Teams Need 5 Healthy Players to Participate in 2021 NCAA Tournament, Per Exec

Timothy Rapp@@TRappaRTFeatured ColumnistMarch 11, 2021

Vanderbilt and Texas A&M play in front of a restricted number of fans in the first half of an NCAA college basketball game in the Southeastern Conference Tournament Wednesday, March 10, 2021, in Nashville, Tenn. (AP Photo/Mark Humphrey)
Mark Humphrey/Associated Press

The NCAA tournament will have pretty loose roster requirements for March Madness teams this year amid the COVID-19 pandemic. 

"We decided if they had five players eligible and healthy, [teams can play]," NCAA senior vice president of basketball Dan Gavitt told reporters Wednesday. "We wrestled with contingencies, and thought it was fairest for a team that earned its way, that even if it was compromised, they should have the opportunity to play rather than be replaced."

As for what happens if a coaching staff gets hit hard by a coronavirus outbreak within a team, well, those guidelines have yet to be decided upon.

"Honestly, it's probably something we should talk about as a committee," he said of that potential scenario. 

The 68-team tournament will look much different than it has in years past, all in an effort to avoid another cancellation like last season. The entire tournament will be played in Indianapolis across 19 days, for instance, rather than holding a number of regional sites around the country.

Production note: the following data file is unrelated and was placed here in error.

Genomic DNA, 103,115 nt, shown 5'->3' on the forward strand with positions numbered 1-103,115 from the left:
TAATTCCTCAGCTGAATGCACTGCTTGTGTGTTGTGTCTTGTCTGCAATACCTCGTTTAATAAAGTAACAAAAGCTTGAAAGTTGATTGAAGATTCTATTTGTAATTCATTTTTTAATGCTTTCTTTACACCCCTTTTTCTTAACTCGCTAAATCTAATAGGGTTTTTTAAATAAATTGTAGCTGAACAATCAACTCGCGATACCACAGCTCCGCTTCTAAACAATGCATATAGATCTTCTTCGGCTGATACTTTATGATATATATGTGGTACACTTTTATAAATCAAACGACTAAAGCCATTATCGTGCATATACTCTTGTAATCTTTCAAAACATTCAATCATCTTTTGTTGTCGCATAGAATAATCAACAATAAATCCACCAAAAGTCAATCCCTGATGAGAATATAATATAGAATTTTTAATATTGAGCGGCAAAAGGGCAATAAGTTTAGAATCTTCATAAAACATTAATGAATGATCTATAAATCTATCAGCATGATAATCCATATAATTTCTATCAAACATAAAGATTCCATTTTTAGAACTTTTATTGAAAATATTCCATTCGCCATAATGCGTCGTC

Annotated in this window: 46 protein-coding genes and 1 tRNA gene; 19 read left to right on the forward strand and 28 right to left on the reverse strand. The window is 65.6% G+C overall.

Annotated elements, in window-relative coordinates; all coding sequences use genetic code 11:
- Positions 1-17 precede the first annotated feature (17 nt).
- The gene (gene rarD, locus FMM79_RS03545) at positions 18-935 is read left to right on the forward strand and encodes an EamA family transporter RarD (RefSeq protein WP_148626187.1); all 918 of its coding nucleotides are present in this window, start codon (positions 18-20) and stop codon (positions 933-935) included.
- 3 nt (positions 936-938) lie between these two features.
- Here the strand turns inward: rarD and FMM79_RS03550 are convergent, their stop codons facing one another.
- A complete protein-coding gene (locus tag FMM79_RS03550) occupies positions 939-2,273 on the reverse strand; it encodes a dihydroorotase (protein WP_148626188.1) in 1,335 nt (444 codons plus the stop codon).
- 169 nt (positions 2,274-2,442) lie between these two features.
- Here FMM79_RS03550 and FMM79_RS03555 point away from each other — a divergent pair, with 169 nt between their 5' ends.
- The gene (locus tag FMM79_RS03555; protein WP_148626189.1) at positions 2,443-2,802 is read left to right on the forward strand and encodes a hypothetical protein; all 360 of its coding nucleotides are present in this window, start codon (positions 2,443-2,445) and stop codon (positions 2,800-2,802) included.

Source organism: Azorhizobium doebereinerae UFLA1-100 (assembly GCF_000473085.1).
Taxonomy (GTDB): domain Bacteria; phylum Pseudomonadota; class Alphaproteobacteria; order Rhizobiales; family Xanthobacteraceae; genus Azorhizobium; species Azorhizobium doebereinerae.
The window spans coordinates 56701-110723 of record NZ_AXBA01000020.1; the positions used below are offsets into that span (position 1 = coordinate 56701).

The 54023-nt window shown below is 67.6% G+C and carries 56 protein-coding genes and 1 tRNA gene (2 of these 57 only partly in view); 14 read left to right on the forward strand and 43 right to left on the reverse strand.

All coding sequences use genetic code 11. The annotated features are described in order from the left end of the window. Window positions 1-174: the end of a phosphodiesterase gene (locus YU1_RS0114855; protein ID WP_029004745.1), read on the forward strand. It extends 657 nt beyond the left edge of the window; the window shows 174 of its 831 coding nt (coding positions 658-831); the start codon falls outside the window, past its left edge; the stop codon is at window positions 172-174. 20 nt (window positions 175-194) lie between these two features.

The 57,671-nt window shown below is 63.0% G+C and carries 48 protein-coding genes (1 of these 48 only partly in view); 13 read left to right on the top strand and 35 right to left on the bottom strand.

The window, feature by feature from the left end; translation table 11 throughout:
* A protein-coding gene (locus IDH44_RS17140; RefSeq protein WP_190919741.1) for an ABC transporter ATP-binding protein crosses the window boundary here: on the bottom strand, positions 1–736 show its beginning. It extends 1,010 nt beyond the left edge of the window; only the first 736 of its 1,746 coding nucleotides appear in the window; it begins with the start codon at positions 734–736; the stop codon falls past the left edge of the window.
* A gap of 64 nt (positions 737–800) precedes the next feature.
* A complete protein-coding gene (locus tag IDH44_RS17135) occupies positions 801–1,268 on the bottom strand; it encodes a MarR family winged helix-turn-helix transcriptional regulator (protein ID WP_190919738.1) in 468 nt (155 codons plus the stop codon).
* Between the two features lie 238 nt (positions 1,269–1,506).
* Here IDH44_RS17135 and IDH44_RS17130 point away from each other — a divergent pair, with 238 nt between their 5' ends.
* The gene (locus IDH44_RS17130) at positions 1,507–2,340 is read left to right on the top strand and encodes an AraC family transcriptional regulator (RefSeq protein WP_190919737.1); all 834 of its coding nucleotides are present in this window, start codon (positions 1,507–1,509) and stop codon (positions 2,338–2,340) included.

The Associated Press (h/t ESPN) further broke down the unique rules teams will follow at this year's tournament due to the coronavirus pandemic:

"Players will have their own rooms and teams will have their own floors at designated hotels throughout their stay in Indiana. Players and coaches will be subject to frequent virus testing and contact tracing. To augment that effort, when they're at practice and in games, players will wear devices that track their location and can keep track of people they've been in close proximity with—helpful if one of those close contacts tests positive."

Seeding the tournament will also be a unique experience, given the variety of total games played among teams this year. Some teams haven't reached the 20-game mark due to COVID-19 cancellations.

"We're looking at player availability," Barnhart said. "We're looking at who's played games and missed games. We put another component on our monitoring sheet to take into account this unique circumstance."